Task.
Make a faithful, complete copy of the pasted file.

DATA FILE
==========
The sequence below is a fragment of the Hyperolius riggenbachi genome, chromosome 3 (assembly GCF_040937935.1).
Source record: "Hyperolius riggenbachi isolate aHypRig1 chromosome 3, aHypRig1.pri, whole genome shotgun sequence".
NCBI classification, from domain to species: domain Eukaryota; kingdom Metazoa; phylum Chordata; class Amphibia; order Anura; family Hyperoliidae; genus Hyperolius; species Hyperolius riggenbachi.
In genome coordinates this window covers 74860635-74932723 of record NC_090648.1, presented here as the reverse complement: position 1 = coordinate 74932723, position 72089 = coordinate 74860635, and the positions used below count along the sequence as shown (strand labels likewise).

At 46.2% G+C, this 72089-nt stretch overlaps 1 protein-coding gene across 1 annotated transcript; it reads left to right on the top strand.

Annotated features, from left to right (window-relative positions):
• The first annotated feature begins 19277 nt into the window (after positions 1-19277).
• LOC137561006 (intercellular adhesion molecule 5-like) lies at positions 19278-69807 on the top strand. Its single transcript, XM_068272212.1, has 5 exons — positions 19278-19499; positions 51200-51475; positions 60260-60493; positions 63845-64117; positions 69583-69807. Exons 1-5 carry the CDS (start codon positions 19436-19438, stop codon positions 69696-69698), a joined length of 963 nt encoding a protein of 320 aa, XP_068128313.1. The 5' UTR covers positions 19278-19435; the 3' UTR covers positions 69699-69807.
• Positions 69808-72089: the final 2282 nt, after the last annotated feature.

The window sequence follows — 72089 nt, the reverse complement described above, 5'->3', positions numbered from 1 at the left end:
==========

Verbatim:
The sequence below is a fragment of the Hyperolius riggenbachi genome, chromosome 3 (assembly GCF_040937935.1).
Source record: "Hyperolius riggenbachi isolate aHypRig1 chromosome 3, aHypRig1.pri, whole genome shotgun sequence".
NCBI classification, from domain to species: domain Eukaryota; kingdom Metazoa; phylum Chordata; class Amphibia; order Anura; family Hyperoliidae; genus Hyperolius; species Hyperolius riggenbachi.
In genome coordinates this window covers 74860635-74932723 of record NC_090648.1, presented here as the reverse complement: position 1 = coordinate 74932723, position 72089 = coordinate 74860635, and the positions used below count along the sequence as shown (strand labels likewise).

At 46.2% G+C, this 72089-nt stretch overlaps 1 protein-coding gene across 1 annotated transcript; it reads left to right on the top strand.

Annotated features, from left to right (window-relative positions):
• The first annotated feature begins 19277 nt into the window (after positions 1-19277).
• LOC137561006 (intercellular adhesion molecule 5-like) lies at positions 19278-69807 on the top strand. Its single transcript, XM_068272212.1, has 5 exons — positions 19278-19499; positions 51200-51475; positions 60260-60493; positions 63845-64117; positions 69583-69807. Exons 1-5 carry the CDS (start codon positions 19436-19438, stop codon positions 69696-69698), a joined length of 963 nt encoding a protein of 320 aa, XP_068128313.1. The 5' UTR covers positions 19278-19435; the 3' UTR covers positions 69699-69807.
• Positions 69808-72089: the final 2282 nt, after the last annotated feature.

The window sequence follows — 72089 nt, the reverse complement described above, 5'->3', positions numbered from 1 at the left end: